Before moving to Shetland from Sheffield it virtually impossible to see the Milky Way due to Light Pollution. From the darkest spot in the Derwent Valley it was just visible.
In Shetland it is easier to get away from the light pollution and when there is a new moon the Milky way is absolutely spectacular.
Earth sits approx. 2/3rds from the centre on the outer edge of the spiral arm. Because the galaxy is essentially disc shaped, there are more stars in our line of sight as we look along the plane of the galaxy than there are when we look above or below the plane
A long exposure reveals the dense star clouds towards the centre. The central region is dominated by a dense hub of old red and yellow stars while the outer edge has a mix of stars.
Milky Way at St Ninian's
The density of stars is far greater near the galactic core , (the lighter parts near the bottom ) Its higher star density is why the galactic core appears so bright and why the regions further away from it appear progressively dimmer.
I used a Samyang 24mm lens and a Sony A7s in these photos, most at ISO 4000 at f/2
Still plenty to see in the Shetland Night sky even if the Aurora is not visible
Milky Way at Scatness
The galactic core is only visible in Shetland late August , September & early October especially when there is a new moon. This is the prime area for photography.
Capturing the correct colours is a different matter. It is generally accepted that the core band of the Milky Way is a whitish cream colour, not the vivid purples, blues or greens that appear in some photos, but that's the photographer choice when processing.
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Well just goes to show that even though the Aurora Forecast was for a KP2 it turned out to be a great night.
I had planned to go out anyway down to Scatness and arrived just before dark. The stars just appeared as i started to get set up. I would have preferred some moonlight to light up some rocks but it was totally dark as the cloud started to disappear, just as forecast for once. The Moon set just before dark but would have only been at 6%
I wanted to photograph a couple of stone circle type constructions, although not true stone circles as they appear to lack height. It was more difficult than expected finding these in the dark but I eventually managed it.
I had been facing south up to that point but turned to photograph the circles and I could see the glow of the Aurora expanding, even visible to the naked eye over the light pollution of Sumburgh airport.
I incorporated the aurora in the photos although the glow from the airport was very bright.
Moving back down the hill towards the loch I stopped at the edge to get a few photos as the reflections looked good with the aircraft warning light glowing red on Fitful head.
I stopped at Old Scatness where a wooden visitor centre blocked out some light pollution from Sumburgh Airport. By this time the aurora had grown in brightness and was in full flow with lots of colour visible to the naked eye, lots of pillars reaching high.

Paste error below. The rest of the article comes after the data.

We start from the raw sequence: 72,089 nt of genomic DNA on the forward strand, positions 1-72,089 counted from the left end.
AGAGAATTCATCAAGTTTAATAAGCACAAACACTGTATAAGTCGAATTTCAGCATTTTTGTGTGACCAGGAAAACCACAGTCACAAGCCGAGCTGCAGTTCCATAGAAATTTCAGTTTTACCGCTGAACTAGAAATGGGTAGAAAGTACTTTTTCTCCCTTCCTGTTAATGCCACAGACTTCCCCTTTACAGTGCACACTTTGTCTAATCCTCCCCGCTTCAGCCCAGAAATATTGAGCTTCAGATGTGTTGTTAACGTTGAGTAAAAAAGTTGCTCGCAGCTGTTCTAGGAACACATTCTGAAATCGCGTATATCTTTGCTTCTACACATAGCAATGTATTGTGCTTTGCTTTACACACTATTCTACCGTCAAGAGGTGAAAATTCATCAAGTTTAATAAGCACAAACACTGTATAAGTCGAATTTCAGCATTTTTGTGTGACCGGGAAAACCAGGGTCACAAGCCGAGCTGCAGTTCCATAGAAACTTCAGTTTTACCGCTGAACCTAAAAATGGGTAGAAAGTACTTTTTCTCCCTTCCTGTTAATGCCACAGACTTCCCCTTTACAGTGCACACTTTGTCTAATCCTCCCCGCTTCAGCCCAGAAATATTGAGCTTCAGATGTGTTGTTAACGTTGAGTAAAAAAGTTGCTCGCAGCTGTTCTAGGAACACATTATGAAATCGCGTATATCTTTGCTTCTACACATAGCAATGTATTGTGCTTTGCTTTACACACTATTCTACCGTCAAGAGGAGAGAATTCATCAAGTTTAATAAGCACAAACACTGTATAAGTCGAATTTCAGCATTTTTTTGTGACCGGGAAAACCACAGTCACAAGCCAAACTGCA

Returning home it became clear that it was still active at 10.30 and with clear skies someone might have a good photo opportunity. Check Shetland Aurora Hunter several people had already displayed photos.
Looking at the stats especially the slackpot it looks like I caught the best of the display between 9- 10.30 pm
How wrong can you be, the weather forecasts all indicated a cloudy night, yet in reality it turned out to be a virtually a clear night. This was in the south mainland while the north mainland, Yell and Unst suffered with thick cloud and drizzle.
We headed over to the west side as it became dark just as the Aurora stats started to become better, rising wind speeds and density with the BZ on the down.
The moon had also set earlier in the night so it was very dark just the right condition to see the many millions of stars.
As well as the Milky way green airglow could be seen , something that confuses people as sometimes they think it could be the Aurora, but this was facing south not north.
However looking north the Aurora was bright and around 10.15 it became slightly more active with green pillars moving across the green band. This was only a KP3 but being so far north it was a good show.
Around 10.45 the cloud started to arrive so we headed home well pleased.
With now well over 1,000 members Shetland Aurora Hunter has grown well since I started the group back in December 2016, just send me a request to join.
I had one of my Aurora photos from the 8 September published in the Shetland Times last week. It was rather a disappointing quality, but this wasn't unexpected as it is always a difficult subject to reproduce.
Recently I have had a couple of Canvas prints done and they have come out well. The Sony A7s only has 12 mp but they managed to produce good prints at 30x20 inches. Metallic paper and Acrylic are other good options.
I have had numerous questions about processing, some don't like any type of enhancement except sharpening. A lot of Aurora photos for me are too dark so it is important to make sure that the histogram is about 1/4 way from the left, it is worth putting the ISO up to gain a lighter photo which usually shows less noise- noise lives in dark places.